Each observing system uses a variety of platforms to collect data. The following are the major types of platforms used in IOOS.
Moorings include a number of technologies that are moored to the ocean floor with a floating surface structure. Buoys can be for a single purpose such as waves or include a variety of sensors mounted both above and below the water surface. Most buoys relay data back to shore in real-time. Profiling buoys include sensor packages that regularly move up and down the mooring rope providing a comprehensive look at the water quality. Buoys can be outfitted with sensors for wind, waves, currents, salinity, chlorophyll, ocean chemistry and biology.
Shores stations are installed on coastal beaches, islands, on piers and offshore platforms to provide wind speed, gust and direction, air temperature, relative humidity, barometric pressure, solar radiation, rainfall, water temperature data and more. These basic measurements provide important real time information on storms and helps predict changes to the weather and climate.
A glider is an autonomous, unmanned underwater vehicle that can be equipped with sensors that can measure ocean properties such as water temperature, Chlorophyll A, salinity and fish acoustics. It sawtooths up and down the water column and follows a GPS path set by the researcher. Every few hours the glider surfaces to call home, transmits data and awaits further instructions. Gliders are flexible platforms that can be used for continuous monitoring and can be deployed in the event of an oil spill or harmful algae bloom and other major events.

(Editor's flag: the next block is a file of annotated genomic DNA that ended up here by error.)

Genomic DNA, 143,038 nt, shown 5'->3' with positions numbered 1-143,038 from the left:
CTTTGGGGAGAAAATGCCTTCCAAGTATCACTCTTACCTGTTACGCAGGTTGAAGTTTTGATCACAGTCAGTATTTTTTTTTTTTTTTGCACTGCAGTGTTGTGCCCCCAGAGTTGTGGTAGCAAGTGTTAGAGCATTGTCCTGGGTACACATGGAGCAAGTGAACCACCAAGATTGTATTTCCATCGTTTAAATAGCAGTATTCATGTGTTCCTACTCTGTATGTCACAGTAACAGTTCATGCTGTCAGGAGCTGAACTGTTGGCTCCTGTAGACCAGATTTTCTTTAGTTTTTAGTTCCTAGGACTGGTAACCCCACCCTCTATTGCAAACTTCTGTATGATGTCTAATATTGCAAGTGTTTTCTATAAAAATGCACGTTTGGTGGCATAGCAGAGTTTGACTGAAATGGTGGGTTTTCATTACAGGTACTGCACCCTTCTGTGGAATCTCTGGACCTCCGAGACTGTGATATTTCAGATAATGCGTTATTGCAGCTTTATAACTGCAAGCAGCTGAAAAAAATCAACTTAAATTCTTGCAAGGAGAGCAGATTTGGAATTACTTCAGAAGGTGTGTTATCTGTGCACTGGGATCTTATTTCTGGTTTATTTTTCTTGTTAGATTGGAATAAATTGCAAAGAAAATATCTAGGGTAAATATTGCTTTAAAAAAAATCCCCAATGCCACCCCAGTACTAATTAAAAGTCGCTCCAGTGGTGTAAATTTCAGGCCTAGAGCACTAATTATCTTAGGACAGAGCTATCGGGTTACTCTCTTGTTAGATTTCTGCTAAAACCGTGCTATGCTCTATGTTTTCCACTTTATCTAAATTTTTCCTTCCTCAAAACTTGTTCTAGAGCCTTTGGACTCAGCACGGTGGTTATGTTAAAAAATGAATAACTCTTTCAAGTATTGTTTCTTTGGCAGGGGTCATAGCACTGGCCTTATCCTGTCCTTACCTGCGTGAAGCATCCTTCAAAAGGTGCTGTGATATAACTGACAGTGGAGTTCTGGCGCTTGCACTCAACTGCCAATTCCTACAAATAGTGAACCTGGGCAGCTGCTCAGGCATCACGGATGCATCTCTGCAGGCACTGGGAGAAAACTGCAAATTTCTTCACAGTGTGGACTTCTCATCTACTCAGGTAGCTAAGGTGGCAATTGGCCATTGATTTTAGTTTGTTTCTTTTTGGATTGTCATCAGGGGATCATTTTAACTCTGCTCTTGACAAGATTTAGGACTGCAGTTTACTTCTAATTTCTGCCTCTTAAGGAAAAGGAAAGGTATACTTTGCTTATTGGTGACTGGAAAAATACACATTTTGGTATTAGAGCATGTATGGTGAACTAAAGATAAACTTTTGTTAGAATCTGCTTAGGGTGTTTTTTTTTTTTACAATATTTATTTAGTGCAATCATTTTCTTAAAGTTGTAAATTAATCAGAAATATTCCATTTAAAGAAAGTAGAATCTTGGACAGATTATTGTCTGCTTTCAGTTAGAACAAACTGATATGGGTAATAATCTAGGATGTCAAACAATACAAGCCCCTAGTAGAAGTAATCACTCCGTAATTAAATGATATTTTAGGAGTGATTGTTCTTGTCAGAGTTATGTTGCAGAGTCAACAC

Ships have been used to collect ocean information since the days of Captain Cook. Research and fisheries vessels carry a variety of sensors to gather physical, chemical and biological information on ocean conditions along the cruise route. Some sensors are mounted on the ship and take regular measurements of water and atmospheric conditions. Scientists also deploy instruments into the ocean and Great Lakes to gather information on conditions throughout the water column.
High Frequency Radar
Land-based high frequency radar (HFR) provide real-time information on the speed and direction of surface currents over a large coverage area. This information can be useful in tracking oil or other hazardous materials and harmful algal blooms. Because of the large coverage area, HFR data also are valuable input for ocean models and for assisting with search and rescue operations at sea. IOOS operates the nation’s only HFR network provide data to the Coast Guard and NOAA for use in search and rescue and spill response.
Observations from satellites are an essential component of IOOS. Earth observing satellites orbit the Earth at an altitude of 500 to over 20,000 miles and collect imagery that allows us to measure ocean conditions including sea surface temperature, ocean color, and sea surface height. Satellite data can be used to identify ocean fronts, harmful algae blooms, oil spills, hurricanes and polar ice distributions.
Statistical and numerical models are powerful tools that can forecast ocean and Great Lake conditions. IOOS observation data is incorporated into computer models that simulate the coastal environment. Models can be used to forecast circulation patterns, flooding, the movement of harmful algae, fish larvae or pollutants through the ecosystem, and more.